For Immediate Release
June 30, 2016
DOB IMPLEMENTS CRANE SAFETY RECOMMENDATIONS
— Today, Buildings Commissioner Rick D. Chandler, PE
announced that DOB has implemented several of the recommendations released earlier this month by the Crane Safety Technical Working Group, members of which were appointed by Mayor de Blasio
after February’s crawler crane collapse in Tribeca. Among other recommendations, the Commissioner’s Order released today:
- Continues DOB’s previous action to ban from City streets any crawler crane configuration that must cease operation in winds of 20 miles per hour or less, such as the one that collapsed in Tribeca;
- Requires crawler cranes operating in New York City to have anemometers (devices that measure wind speeds) to allow real-time monitoring of weather conditions;
- Mandates that contractors who are using crawler cranes must have an on-site lift director to monitor conditions and convene pre-shift meetings and inspections, similar to the sign-off process that is required before passenger airplanes take off; and
Please click here for a copy of the DOB Commissioner’s Order
- Restricts crawler crane operations when winds exceed 30mph, based on on-site measurement of wind speeds.
. As previously announced
, DOB will be working throughout the summer to review the Working Group’s report and enact additional recommendations, either through Commissioner’s Orders, rulemaking, or legislation. The Group’s recommendations are summarized below. Please click here
for a full copy of the Group’s report.
“DOB is implementing these independent recommendations to make New York’s crane regulations -already the strongest in the country- even more effective. In the coming weeks, we will be working to enact additional recommendations proposed by the Working Group. The Group’s recommendations are solid, sensible, and doable,” said Buildings Commissioner Chandler
The Technical Working Group’s independent review provides guidance on national and international best practices and recent technological advances that can be implemented to ensure that New York City continues to have the most robust crane regulations in the nation. The Working Group consulted with stakeholders across the construction industry and workforce as it crafted its recommendations. Summary of Key Recommendations from the Crane Safety Technical Working Group:Require the latest technology and phase out older cranes.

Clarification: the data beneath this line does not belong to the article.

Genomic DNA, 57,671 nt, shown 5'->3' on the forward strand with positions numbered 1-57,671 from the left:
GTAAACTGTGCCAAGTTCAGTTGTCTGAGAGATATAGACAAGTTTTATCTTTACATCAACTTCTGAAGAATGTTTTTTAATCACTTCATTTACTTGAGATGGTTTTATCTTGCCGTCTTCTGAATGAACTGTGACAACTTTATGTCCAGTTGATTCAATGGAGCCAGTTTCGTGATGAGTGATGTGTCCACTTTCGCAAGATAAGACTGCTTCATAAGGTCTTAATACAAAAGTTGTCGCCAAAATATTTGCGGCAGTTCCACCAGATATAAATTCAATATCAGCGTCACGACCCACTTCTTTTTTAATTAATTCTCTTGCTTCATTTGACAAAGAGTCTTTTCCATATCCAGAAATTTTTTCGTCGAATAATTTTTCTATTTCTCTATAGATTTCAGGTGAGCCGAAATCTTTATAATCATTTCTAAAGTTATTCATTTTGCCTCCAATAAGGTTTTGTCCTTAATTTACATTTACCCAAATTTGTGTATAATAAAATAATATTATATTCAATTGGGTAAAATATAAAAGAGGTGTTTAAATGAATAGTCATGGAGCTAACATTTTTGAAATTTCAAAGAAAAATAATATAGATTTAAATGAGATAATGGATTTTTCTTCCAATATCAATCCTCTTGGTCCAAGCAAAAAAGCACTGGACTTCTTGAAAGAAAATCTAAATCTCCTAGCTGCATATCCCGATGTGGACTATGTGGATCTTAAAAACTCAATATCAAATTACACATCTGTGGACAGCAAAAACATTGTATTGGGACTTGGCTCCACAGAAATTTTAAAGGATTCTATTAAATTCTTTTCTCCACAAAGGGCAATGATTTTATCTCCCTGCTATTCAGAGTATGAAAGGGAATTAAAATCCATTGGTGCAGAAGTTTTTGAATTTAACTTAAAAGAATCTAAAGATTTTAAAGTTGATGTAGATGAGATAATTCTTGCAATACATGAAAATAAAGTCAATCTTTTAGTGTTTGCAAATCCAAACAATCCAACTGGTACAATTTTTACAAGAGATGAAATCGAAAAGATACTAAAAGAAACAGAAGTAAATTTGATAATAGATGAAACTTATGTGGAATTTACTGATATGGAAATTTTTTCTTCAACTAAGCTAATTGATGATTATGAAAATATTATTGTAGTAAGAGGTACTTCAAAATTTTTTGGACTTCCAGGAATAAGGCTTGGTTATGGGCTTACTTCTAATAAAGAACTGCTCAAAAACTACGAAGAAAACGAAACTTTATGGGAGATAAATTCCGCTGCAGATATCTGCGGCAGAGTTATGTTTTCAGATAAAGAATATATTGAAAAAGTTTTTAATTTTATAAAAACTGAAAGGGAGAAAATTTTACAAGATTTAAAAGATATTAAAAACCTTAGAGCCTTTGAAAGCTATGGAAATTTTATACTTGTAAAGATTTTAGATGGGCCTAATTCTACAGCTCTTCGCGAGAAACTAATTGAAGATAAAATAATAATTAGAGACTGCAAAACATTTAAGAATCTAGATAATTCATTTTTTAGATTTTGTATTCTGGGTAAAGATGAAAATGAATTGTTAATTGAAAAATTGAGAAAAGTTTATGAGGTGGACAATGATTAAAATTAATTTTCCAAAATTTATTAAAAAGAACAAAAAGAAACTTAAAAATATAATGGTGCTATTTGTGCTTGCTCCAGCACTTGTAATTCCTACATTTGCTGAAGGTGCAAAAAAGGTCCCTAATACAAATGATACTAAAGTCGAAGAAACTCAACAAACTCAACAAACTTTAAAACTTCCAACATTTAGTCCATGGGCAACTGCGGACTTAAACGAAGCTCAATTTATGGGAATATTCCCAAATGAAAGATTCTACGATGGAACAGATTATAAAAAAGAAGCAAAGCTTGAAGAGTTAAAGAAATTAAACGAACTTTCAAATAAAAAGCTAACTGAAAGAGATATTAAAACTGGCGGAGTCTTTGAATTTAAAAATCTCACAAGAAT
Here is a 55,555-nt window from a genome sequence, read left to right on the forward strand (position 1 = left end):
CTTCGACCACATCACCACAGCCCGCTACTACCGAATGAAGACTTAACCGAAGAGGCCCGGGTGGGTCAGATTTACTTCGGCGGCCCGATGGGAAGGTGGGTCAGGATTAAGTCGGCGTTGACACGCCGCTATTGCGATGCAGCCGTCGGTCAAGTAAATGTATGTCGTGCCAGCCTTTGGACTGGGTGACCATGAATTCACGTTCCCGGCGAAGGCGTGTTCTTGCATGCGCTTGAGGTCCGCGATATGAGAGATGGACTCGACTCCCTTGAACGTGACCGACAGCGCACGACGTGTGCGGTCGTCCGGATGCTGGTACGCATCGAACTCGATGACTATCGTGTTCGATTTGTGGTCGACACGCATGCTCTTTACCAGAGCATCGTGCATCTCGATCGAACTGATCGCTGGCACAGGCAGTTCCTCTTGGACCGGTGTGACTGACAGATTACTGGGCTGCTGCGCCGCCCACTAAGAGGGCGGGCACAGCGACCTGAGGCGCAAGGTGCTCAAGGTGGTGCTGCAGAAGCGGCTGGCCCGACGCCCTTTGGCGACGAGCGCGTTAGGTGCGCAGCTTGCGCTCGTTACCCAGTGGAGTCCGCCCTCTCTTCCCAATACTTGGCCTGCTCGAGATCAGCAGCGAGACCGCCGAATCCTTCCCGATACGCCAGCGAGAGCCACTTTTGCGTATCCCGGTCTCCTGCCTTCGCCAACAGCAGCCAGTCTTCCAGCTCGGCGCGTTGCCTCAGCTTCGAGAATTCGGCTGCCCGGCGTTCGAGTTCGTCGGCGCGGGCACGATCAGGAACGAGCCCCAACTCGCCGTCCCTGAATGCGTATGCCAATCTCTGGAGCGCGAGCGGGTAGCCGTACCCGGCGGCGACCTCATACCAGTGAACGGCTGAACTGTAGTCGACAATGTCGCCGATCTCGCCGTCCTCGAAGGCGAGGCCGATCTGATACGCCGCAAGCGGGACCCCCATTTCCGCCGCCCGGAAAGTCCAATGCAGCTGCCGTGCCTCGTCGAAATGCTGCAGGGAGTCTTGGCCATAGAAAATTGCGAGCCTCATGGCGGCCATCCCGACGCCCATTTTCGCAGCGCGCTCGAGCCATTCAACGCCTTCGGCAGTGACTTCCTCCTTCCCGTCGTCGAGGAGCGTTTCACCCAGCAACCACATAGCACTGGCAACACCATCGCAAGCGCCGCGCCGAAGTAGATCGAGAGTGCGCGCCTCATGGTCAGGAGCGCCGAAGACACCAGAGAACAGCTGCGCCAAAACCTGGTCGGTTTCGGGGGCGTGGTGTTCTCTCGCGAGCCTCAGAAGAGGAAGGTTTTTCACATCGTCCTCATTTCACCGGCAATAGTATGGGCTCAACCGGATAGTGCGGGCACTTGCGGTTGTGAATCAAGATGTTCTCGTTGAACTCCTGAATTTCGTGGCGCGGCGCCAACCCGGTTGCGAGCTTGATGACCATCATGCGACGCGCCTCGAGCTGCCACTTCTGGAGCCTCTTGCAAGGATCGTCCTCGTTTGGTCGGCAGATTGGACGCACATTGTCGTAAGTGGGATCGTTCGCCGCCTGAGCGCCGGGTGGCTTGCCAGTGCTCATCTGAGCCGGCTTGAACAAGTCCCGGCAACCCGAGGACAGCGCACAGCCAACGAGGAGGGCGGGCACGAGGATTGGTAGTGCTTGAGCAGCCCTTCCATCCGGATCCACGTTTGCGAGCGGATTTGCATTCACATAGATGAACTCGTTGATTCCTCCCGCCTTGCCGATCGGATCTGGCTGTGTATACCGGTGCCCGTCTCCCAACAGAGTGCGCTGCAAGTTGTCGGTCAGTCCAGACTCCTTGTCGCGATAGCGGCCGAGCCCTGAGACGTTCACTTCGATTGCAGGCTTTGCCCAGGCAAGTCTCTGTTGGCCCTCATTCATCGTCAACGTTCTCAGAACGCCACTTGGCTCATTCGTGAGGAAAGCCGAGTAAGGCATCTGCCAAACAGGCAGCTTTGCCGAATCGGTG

Cranes operating in the City of New York should be equipped with anemometers (devices that measure wind speeds), data-logging devices (“black boxes”), and GPS trackers to allow cranes to be more closely monitored. There should be an age limit on cranes operating in the City.Increase industry accountability for crane operation.
DOB should require contractors to have an on-site lift director who will be responsible for verifying compliance with city regulations and monitoring site-specific wind conditions during work – and ceasing operations, if necessary. In particular, the Working Group recommends that the lift director convene pre-shift meetings and inspections, similar to the sign-off process that occurs before passenger airplanes take off.Set site-specific wind requirements at 30 mph.
DOB should maintain its current rule restricting crane operation when winds exceed 30mph, but this restriction should be based on the on-site measurement of wind speeds, rather than through Citywide notices to cease crane operations. Crane configurations that must cease operation when winds are between 20 and 30mph should only be allowed in non-public areas, or if a safety plan is approved by the City. DOB should maintain its policy barring crane configurations with an out-of-service wind threshold at or below 20mph, unless the crane is located in a non-public area.DOB should explore more flexible staffing arrangements to deal with surges in crane application volumes.
The Working Group recommends that DOB evaluate the use of outside expertise to supplement DOB’s inspection team, as well as the use of DOB-approved third-party certifiers for comprehensive inspections, if needed. Reform training and licensing requirements, including more crane-specific training for operating engineers.
The Working Group recommends that DOB mandate that operators receive training on the operation of cranes with unusually long jib/boom combinations before they can operate such cranes. DOB should limit all hoisting machine operator (HMO) license operators from using long boom/jib configurations unless they receive a specific licensing endorsement, as determined by DOB, for such a configuration. DOB Actions on Crane Safety Following February’s Collapse:Increased Crane Restrictions.
DOB barred from City streets crawler crane configurations that have an out-of-service wind threshold of 20 miles per hour or less, such as the one that collapsed in February.Higher Fines for Safety Lapses.
DOB is raising the base penalty for failure to safeguard cranes from $4,800 to $10,000.
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